It sounds like a bad joke: Millions of tax dollars going into the pockets of successful business people in our area. But it sounds even worse because many of the people who get the money say they don't even need it.
It's a question we all want answered: Where does our tax money go?
"It doesn't make sense at the moment. There's no question," said Wood County farmer Paul Herringshaw.
Herringshaw is talking about the money he gets from the government. He has lived and farmed in Wood County for decades and received about $500,000 from the government since 1995.
"It is hard for me as a producer to look to a taxpayer and say, ‘You should give me a subsidy,'" said Herringshaw.
Levis Commons, Perrysburg, and Bowling Green State University might get the attention, but in fact, Wood County is one of the top farming areas in the state.
WTOL obtained a list of all the farmers in Wood County who receive payments from the federal government and found it's a significant amount of money.
Wood County farmers have received more than $161 million from taxpayers since 1995.
Here's a breakdown of the tax break savings given to Wood County farmers by the state:
|TAX YEAR||# CAUV APPLICATIONS||
NET TAX SAVINGS (ROUNDED TO NEAREST $1,000)
The government gives money - called subsidies - to industries it feels serve the public interest. Farm subsidies started in the 1930s. The goal since the beginning was to keep farmers in business, because the country needs them to produce food.
Herringshaw says back in the 1980s, subsidies were critical because farmers struggled to stay in business. Today, the fields seem paved with green.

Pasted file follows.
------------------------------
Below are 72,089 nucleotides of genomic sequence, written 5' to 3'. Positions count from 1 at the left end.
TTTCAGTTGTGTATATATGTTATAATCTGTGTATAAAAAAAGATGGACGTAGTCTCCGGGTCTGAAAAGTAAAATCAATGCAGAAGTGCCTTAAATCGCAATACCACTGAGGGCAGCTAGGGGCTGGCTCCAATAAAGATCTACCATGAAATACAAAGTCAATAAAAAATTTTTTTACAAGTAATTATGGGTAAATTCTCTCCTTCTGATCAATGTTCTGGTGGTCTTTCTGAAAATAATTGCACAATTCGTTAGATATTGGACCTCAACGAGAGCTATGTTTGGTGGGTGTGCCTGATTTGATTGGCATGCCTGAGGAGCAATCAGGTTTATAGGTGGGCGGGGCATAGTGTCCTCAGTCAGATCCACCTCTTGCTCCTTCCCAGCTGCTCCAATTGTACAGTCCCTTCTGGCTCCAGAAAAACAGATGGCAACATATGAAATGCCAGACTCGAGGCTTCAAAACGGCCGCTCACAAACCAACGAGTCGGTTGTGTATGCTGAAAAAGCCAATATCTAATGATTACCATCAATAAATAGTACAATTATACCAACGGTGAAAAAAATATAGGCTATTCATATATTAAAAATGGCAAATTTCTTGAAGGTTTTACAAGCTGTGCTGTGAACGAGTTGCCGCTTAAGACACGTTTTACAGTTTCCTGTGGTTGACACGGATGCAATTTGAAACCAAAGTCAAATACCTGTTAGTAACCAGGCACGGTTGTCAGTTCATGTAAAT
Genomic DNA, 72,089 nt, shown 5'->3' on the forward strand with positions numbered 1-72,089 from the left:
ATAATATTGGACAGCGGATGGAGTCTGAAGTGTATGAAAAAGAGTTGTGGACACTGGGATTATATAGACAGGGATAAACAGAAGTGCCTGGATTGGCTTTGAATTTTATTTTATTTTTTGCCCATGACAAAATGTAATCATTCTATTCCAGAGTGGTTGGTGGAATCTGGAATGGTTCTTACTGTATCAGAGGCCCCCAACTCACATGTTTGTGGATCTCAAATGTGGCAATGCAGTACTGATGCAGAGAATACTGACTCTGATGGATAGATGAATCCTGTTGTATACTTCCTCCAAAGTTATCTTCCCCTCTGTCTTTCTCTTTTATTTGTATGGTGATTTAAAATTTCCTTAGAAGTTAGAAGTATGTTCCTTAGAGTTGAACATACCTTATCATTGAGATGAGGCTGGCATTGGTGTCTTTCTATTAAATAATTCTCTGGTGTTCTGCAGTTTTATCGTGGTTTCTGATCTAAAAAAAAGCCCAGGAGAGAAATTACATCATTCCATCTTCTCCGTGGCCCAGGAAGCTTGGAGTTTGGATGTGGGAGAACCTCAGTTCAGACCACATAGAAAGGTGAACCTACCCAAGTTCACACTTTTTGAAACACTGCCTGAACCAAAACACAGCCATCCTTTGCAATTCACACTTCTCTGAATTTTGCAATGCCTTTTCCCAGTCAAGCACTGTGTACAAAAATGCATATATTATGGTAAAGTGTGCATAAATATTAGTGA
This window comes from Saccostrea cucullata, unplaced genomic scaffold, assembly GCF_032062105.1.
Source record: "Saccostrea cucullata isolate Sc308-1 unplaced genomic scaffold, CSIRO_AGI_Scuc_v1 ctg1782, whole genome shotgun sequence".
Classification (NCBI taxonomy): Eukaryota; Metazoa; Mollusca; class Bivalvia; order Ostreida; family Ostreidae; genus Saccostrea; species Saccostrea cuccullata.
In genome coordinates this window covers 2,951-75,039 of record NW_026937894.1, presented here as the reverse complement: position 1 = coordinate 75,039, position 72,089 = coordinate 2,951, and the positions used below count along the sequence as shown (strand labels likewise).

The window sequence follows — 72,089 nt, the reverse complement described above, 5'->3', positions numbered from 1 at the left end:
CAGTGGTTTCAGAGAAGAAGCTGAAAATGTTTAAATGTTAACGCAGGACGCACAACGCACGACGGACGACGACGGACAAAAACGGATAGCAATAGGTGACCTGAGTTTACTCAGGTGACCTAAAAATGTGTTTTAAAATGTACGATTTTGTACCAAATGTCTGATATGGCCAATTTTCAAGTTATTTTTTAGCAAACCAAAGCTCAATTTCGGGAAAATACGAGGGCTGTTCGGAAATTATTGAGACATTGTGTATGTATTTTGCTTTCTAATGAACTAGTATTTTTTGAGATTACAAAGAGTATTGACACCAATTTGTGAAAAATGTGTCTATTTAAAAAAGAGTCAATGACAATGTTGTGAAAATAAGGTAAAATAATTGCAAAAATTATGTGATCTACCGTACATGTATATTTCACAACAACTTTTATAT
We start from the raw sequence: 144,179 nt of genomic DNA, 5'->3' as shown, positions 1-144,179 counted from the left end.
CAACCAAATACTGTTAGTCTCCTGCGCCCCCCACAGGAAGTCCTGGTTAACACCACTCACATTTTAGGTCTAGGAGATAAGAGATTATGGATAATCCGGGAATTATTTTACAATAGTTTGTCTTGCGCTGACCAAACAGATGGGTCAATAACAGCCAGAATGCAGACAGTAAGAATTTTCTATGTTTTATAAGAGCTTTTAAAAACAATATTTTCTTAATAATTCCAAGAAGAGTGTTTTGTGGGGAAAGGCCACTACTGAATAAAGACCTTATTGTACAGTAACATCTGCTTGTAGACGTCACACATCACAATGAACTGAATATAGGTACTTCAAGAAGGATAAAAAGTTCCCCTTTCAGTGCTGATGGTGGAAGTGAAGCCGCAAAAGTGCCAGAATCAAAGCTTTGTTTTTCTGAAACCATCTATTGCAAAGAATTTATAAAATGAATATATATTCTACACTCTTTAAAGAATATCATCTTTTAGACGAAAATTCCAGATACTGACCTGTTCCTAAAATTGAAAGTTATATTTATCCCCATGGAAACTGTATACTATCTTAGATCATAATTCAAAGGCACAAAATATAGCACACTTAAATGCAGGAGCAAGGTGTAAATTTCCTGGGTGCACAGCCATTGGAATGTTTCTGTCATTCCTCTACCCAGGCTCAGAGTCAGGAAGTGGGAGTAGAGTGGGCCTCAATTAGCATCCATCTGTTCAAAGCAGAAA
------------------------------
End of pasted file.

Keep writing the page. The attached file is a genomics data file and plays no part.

"The last five to seven years have probably been some of the best years we've ever had in agriculture," said Herringshaw.
Some of the subsidies do go towards crop insurance, which protects farmers in case of flood or drought. But most of the money is used as direct payments to farmers, with the end result of the rich getting richer.
Herringshaw worries farmers will get a bad reputation for continuing to receive money they don't need, while so many communities struggle to fund some of the basics.
"It's a risk that I'm concerned about because it makes no sense to me why we're getting these direct payments when we're all having one of the best years we've ever had," explained Herringshaw.
So why do farmers still get these payments from the government?
"They've just - for lack of a better term - kicked the can down the road. That's what's been going on. You kind of see, the can's being kicked farther down the road," said Jonathan Haines, executive director of the farm service agency in Wood County.
When Haines says "they," he is referring to politicians in Washington, D.C. There has been talk the last few years about ending the payments, but so far there has been no action.
"Until somebody makes a decision and says, ‘Let's do away with the direct payments.' It's still there," explained Haines.
You might think farmers should simply refuse to take the money, but that would be bad for business.
"Who in his right mind would leave dollars sitting on the table that they say legally is yours?" asked Herringshaw.
Herringshaw wonders if the government will eventually get things right, which is the same reaction many taxpayers have.
Is there anything upset taxpayers can do?
"I don't know. I guess talk to your congressman. Get them to do something. I can't really say talk to your congressman, but that's where it's got to start," suggested Haines.
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